Unfortunately, stress left unaddressed and unfettered can start to define the culture of the organization, only reinforcing the problems. Water cooler venting sessions, the sharing of ‘war stories’ and the shoring up of each other’s growing world view that the world is full of awful people, can have an insidious effect on those who may be increasingly hard-pressed (with good reason) to hang on to joy when they see so much cause for pain. (And that is to say nothing of how often those at home are on the receiving end of emotional fallout that spills over from the work day.)
The longer one is in the field, the greater the risk of become hardened by the abuses and neglect seen, and sometimes the ensuing cynicism can be accompanied by a strange sense of pride for what one can endure without tears (seen it all, honey, seen it all) and a tendency to discount the fresh-faced newbies and volunteers for being naive (and a dime-a-dozen).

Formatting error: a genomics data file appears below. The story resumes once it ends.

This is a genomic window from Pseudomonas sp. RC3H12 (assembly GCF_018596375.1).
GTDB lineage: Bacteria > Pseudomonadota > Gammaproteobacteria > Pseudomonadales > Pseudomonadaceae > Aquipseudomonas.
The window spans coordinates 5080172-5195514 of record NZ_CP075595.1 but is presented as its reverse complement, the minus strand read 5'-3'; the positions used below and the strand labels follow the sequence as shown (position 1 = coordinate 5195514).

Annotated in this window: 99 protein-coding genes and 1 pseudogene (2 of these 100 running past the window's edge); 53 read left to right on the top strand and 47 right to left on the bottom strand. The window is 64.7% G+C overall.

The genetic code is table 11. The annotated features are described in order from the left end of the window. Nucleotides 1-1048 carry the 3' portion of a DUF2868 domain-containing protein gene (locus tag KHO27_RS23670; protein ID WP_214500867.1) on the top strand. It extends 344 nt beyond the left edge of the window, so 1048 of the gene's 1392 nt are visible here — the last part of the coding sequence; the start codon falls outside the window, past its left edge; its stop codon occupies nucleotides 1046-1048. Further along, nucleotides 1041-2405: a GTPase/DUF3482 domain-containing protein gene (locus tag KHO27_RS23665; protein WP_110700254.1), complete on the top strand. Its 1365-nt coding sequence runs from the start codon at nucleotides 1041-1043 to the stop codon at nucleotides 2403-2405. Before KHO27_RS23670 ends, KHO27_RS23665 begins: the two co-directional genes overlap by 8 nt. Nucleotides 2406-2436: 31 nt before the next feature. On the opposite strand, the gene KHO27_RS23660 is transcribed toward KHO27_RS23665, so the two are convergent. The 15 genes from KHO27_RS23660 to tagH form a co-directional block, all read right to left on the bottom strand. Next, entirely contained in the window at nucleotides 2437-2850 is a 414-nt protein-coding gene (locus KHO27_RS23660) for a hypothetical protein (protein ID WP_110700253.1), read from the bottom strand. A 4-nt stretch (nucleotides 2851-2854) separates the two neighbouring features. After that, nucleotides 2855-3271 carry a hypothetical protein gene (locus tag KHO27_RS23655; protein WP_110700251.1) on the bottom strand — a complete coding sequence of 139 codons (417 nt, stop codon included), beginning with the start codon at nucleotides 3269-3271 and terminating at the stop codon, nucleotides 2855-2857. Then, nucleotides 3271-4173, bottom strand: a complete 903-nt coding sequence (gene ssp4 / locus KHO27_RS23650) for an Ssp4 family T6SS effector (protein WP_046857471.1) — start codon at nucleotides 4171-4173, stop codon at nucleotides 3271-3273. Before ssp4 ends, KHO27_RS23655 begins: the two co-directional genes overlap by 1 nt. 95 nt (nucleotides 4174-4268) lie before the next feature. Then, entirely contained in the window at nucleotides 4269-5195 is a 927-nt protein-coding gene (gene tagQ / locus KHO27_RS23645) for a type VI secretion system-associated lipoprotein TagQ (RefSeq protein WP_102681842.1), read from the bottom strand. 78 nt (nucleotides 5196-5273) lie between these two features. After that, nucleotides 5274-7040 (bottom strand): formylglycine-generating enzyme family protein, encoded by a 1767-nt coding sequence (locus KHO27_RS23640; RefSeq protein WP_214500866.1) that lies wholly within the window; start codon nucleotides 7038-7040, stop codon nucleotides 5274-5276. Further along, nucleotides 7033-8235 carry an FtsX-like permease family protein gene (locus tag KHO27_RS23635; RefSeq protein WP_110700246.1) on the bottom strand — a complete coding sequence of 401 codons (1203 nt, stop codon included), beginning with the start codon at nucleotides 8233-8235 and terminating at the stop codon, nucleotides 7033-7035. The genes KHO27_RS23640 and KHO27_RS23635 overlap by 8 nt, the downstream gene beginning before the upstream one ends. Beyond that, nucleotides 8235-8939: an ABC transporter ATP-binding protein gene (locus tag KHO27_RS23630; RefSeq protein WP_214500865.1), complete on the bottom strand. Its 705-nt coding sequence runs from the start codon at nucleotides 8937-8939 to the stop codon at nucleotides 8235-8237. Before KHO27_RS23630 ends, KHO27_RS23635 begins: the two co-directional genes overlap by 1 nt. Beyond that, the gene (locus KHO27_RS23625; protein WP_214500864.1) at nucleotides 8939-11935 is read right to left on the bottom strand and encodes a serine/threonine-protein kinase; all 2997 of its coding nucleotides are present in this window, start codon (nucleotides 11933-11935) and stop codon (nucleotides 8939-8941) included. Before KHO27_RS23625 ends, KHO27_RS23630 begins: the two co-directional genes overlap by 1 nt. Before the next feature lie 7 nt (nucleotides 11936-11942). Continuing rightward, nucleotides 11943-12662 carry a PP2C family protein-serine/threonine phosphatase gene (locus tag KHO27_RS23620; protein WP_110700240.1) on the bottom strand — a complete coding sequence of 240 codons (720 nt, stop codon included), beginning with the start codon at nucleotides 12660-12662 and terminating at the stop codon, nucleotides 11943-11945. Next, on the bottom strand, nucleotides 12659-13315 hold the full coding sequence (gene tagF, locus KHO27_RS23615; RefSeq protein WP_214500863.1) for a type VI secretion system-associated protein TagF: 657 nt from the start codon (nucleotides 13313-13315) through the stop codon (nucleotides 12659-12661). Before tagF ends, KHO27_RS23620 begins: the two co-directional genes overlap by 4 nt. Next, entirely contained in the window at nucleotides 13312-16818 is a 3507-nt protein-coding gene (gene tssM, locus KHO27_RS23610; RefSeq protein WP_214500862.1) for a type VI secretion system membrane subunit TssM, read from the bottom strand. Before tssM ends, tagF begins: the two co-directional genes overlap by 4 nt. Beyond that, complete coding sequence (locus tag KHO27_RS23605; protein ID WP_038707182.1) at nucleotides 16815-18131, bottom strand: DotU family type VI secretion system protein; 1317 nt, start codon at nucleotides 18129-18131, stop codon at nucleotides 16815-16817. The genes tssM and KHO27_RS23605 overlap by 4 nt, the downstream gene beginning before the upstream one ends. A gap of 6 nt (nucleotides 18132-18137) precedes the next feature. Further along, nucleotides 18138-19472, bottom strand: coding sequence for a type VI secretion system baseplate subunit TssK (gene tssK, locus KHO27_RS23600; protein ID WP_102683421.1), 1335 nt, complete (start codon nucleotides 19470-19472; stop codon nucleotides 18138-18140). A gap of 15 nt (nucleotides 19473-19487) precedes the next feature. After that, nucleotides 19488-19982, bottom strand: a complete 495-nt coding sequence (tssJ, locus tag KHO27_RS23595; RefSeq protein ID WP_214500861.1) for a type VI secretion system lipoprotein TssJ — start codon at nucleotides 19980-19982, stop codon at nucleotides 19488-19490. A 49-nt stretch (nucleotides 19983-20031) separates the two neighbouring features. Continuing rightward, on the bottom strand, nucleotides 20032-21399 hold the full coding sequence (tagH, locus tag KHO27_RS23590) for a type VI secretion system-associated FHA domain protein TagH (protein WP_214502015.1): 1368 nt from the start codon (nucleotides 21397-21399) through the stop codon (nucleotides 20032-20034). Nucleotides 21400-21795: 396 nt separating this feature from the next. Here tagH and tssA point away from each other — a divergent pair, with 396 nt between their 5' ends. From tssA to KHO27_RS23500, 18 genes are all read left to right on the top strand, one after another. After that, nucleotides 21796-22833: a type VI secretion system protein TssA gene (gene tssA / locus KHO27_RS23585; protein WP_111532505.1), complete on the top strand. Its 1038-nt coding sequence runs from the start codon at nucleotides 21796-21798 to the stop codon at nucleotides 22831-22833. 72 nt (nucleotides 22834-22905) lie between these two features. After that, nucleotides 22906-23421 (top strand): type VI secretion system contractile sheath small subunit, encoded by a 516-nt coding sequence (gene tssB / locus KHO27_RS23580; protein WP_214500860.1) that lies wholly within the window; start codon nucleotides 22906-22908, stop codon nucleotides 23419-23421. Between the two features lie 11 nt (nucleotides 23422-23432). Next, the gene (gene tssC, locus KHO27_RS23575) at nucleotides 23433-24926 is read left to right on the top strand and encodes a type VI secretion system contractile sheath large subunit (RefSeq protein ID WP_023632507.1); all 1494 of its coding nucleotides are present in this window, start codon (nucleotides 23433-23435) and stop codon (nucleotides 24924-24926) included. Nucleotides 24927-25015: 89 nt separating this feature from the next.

Please be clear, this is not true of every individual person in animal welfare, nor does this hardened culture characterize every organization, but the risks are ever present when stress is high, demands are unrelenting and positive outlets are few.
If you recognize the risks in yourself, or your organization, it’s time to acknowledge two basic truths:
1. In animal welfare, we need each other. It can’t ONLY be about the animals, counter-intuitive though that may sound.
2. Pain is universal, even if you’ve gotten really good at carrying yours (or have convinced yourself you have).
Despite the many joys in helping animals in need, (and there ARE many, many joys) there is also considerable heartbreak experienced at every level within animal welfare organizations.
It is incumbent upon the leadership in animal welfare organizations to recognize their role in assisting not just their paid staff, but their unpaid workforce as well.